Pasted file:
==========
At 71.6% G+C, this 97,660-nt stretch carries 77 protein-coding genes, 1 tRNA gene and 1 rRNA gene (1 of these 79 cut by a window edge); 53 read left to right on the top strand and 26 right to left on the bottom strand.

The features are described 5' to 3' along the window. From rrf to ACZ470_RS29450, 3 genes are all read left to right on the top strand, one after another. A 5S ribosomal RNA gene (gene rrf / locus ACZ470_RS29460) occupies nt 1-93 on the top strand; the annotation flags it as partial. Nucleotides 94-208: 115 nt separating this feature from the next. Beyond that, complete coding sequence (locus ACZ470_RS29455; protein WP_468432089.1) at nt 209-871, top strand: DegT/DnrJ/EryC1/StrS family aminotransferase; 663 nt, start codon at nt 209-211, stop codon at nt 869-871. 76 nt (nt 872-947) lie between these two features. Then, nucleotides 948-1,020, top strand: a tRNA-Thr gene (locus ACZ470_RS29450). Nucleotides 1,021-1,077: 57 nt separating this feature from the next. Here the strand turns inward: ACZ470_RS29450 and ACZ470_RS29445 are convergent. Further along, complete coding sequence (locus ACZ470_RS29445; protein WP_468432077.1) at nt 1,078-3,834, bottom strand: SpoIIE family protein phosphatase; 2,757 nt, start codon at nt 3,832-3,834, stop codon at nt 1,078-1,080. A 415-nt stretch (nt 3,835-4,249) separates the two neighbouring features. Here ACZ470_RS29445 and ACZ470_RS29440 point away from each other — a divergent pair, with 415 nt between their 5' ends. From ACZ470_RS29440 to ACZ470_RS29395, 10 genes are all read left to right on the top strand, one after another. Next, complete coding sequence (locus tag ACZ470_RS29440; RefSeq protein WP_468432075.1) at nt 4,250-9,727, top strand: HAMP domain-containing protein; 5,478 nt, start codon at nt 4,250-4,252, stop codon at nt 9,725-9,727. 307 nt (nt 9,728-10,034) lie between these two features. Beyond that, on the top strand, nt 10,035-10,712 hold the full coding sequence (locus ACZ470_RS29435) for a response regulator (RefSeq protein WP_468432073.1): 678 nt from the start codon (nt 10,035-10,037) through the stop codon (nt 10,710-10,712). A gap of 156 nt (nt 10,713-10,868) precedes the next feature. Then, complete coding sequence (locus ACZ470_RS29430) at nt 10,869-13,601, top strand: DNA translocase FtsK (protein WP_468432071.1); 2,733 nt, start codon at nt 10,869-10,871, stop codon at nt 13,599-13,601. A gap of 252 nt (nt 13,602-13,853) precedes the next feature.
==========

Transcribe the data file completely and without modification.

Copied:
At 71.6% G+C, this 97,660-nt stretch carries 77 protein-coding genes, 1 tRNA gene and 1 rRNA gene (1 of these 79 cut by a window edge); 53 read left to right on the top strand and 26 right to left on the bottom strand.

The features are described 5' to 3' along the window. From rrf to ACZ470_RS29450, 3 genes are all read left to right on the top strand, one after another. A 5S ribosomal RNA gene (gene rrf / locus ACZ470_RS29460) occupies nt 1-93 on the top strand; the annotation flags it as partial. Nucleotides 94-208: 115 nt separating this feature from the next. Beyond that, complete coding sequence (locus ACZ470_RS29455; protein WP_468432089.1) at nt 209-871, top strand: DegT/DnrJ/EryC1/StrS family aminotransferase; 663 nt, start codon at nt 209-211, stop codon at nt 869-871. 76 nt (nt 872-947) lie between these two features. Then, nucleotides 948-1,020, top strand: a tRNA-Thr gene (locus ACZ470_RS29450). Nucleotides 1,021-1,077: 57 nt separating this feature from the next. Here the strand turns inward: ACZ470_RS29450 and ACZ470_RS29445 are convergent. Further along, complete coding sequence (locus ACZ470_RS29445; protein WP_468432077.1) at nt 1,078-3,834, bottom strand: SpoIIE family protein phosphatase; 2,757 nt, start codon at nt 3,832-3,834, stop codon at nt 1,078-1,080. A 415-nt stretch (nt 3,835-4,249) separates the two neighbouring features. Here ACZ470_RS29445 and ACZ470_RS29440 point away from each other — a divergent pair, with 415 nt between their 5' ends. From ACZ470_RS29440 to ACZ470_RS29395, 10 genes are all read left to right on the top strand, one after another. Next, complete coding sequence (locus tag ACZ470_RS29440; RefSeq protein WP_468432075.1) at nt 4,250-9,727, top strand: HAMP domain-containing protein; 5,478 nt, start codon at nt 4,250-4,252, stop codon at nt 9,725-9,727. 307 nt (nt 9,728-10,034) lie between these two features. Beyond that, on the top strand, nt 10,035-10,712 hold the full coding sequence (locus ACZ470_RS29435) for a response regulator (RefSeq protein WP_468432073.1): 678 nt from the start codon (nt 10,035-10,037) through the stop codon (nt 10,710-10,712). A gap of 156 nt (nt 10,713-10,868) precedes the next feature. Then, complete coding sequence (locus ACZ470_RS29430) at nt 10,869-13,601, top strand: DNA translocase FtsK (protein WP_468432071.1); 2,733 nt, start codon at nt 10,869-10,871, stop codon at nt 13,599-13,601. A gap of 252 nt (nt 13,602-13,853) precedes the next feature.